SALT LAKE CITY — Republican Burgess Owens saw his lead over Democratic Rep. Ben McAdams jump Friday to 2,095 votes after new election results were released by Utah County and Salt Lake County in the 4th Congressional District race.
Owens, a former NFL player, author and frequent Fox News guest, is now ahead of McAdams, Utah’s only Democrat in Congress, 47.5% to 46.93% in the district that includes portions of Salt Lake, Utah, Juab and Sanpete counties.
Neither candidate immediately commented on the latest numbers, which appear to make it extremely difficult for McAdams to overtake Owens. Owens has been out in front for the past week, after trailing the first-term congressman. The final county canvass of votes is Tuesday.
But even though the close race has not been called, Owens was being congratulated on social media Friday, including in a tweet from Sen. Kelly Loeffler, R-Georgia, who faces her own runoff election in January. She tweeted, “Congrats to my friend @BurgessOwens on your big win! I look forward to working with you to protect the American Dream!”
It’s likely Salt Lake County, where most of the district’s voters live, will decide the outcome of the election and there may not be many 4th District votes left to count there. But Utah County, a conservative stronghold, is a different story.
Friday, Owens ended up with another 2,613 votes in Salt Lake County compared to 2,225 for McAdams, although McAdams is still ahead in Salt Lake County with nearly 52% of the vote to almost 43% for Owens. Earlier in the day, Owens added 131 votes from Utah County to just 40 for McAdams.
None of Utah County’s more than 7,100 provisional ballots have been added to the vote totals, Utah County Clerk/Auditor Amelia Powers Gardner said, and there are also about 1,000 overseas and military ballots yet to be counted. She estimated about 20% of those ballots could be 4th District voters.
There are also some 200 Utah County voters in the 4th District whose ballots can’t be counted until they are signed or other issues are addressed, she said, adding they were all contacted a second time at the request of the McAdams campaign.
Utah County won’t update results again until Tuesday’s final canvass of the vote at 3 p.m., Gardner said.
Salt Lake County Clerk Sherrie Swensen said more than 9,000 of the 11,000-plus provisional ballots that have been verified along with 204 of the 2,000 ballots with signature problems or other issues that voters must fix. It is not clear how many of the remaining ballots are from 4th District voters.
But there were nearly 5,400 Salt Lake County votes counted Friday just in the 4th District. Besides McAdams and Owens, Libertarian John Molnar and the United Utah Party’s Jonia Broderick are also on the ballot, although Broderick suspended her campaign recently and endorsed McAdams.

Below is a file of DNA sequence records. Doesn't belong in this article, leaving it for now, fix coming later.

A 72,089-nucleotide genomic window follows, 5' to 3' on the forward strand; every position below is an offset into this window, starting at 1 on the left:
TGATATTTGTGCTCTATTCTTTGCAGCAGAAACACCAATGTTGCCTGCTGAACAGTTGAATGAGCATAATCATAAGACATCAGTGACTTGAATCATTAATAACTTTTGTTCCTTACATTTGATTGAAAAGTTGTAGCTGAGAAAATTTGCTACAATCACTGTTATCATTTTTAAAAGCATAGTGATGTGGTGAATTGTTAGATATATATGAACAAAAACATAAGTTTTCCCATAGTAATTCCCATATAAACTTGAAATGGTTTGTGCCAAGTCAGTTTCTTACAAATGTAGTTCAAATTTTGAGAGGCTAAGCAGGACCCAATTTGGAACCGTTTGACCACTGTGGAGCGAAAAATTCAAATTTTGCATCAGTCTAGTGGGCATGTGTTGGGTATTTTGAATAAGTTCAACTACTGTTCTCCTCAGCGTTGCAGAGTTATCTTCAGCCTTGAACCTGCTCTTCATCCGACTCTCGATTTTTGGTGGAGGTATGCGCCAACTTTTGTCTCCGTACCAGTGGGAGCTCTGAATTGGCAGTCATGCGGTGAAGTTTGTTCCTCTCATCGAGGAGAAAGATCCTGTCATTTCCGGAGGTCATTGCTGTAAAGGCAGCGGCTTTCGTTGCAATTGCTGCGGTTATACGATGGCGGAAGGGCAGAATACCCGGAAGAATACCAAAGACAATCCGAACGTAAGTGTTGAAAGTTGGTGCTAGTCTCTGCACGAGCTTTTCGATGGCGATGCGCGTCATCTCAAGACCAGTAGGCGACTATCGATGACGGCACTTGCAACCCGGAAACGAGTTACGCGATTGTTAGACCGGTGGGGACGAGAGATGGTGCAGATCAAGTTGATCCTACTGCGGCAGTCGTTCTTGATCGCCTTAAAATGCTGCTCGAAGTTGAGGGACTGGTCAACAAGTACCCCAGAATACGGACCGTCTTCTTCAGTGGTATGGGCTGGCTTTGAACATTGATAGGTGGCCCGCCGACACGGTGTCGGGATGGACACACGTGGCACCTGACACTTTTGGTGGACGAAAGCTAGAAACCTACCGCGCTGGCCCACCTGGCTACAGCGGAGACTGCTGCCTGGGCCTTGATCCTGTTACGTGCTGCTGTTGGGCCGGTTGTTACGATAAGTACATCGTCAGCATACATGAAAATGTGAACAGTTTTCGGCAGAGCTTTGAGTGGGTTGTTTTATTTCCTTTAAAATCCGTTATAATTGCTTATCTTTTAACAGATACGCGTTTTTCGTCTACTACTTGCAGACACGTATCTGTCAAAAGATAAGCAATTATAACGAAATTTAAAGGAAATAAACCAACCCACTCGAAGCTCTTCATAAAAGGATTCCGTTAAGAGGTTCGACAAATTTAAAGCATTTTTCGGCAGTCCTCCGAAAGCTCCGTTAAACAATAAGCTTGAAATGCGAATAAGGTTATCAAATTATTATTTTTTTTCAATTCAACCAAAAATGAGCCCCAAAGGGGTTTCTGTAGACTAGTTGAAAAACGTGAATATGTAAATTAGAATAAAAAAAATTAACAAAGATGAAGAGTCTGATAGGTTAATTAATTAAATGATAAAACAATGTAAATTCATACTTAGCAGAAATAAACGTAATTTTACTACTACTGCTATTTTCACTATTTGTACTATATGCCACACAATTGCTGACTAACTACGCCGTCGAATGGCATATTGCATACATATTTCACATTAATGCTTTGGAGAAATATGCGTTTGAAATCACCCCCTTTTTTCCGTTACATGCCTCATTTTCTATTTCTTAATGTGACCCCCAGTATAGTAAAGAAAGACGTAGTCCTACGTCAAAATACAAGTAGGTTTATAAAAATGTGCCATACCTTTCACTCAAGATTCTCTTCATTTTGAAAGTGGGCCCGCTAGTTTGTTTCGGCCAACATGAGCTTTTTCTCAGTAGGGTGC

Swensen said Thursday there would not be another update until Saturday. Now, she said, there will be no results released over the weekend. Ballots with issues can still be fixed by voters through 5 p.m. Monday, and ballots received by mail are counted through noon Tuesday, the day of the county’s canvass of the election results.
McAdams, a former Salt Lake county mayor, won the seat in 2018 even though he lost in Utah, Juab and Sanpete counties, after provisional ballots gave him a 50.1% to 49.9% victory — less than 700 votes — over two-term Republican Rep. Mia Love
In Utah, a recount can be requested by the losing candidate only in races where the margin of victory is 0.25% or less.
The McAdams-Owens race is one of just seven nationwide for Congress that has yet to be called, according to the Cook Report, an independent and nonpartisan online publication based in Washington, D.C., that provides analysis of key political contests. It had rated Utah’s 4th District a toss up since last August.
David Wasserman, the House editor for the Cook Report, tweeted, “Bad news for Dems in #UT04, as newly counted ballots expand Burgess Owens (R)’s lead over Rep. Ben McAdams (D) to 2,095 votes. Not too many ballots left to count….”
Wasserman had suggested in a post Friday that McAdams could still pull off a win, just as he did two years ago.
“As in 2018, McAdams will need an eleventh-hour comeback in the provisional ballots to win this GOP-leaning seat,” Wasserman wrote, adding that “there could be around 7,000 ballots remaining to be counted in McAdams-leaning Salt Lake County, and it’s not inconceivable they could erase Owens’ lead.”
Democrats will retain control of the House, but 10 Democratic incumbents have lost so far, all to Republican women and/or minorities, in California, Florida, Iowa, Minnesota, New Mexico, New York, Oklahoma and South Carolina, Wasserman reported.
Besides Utah’s 4th District, congressional races remain undecided in California, Iowa, New Jersey and New York, according to his post.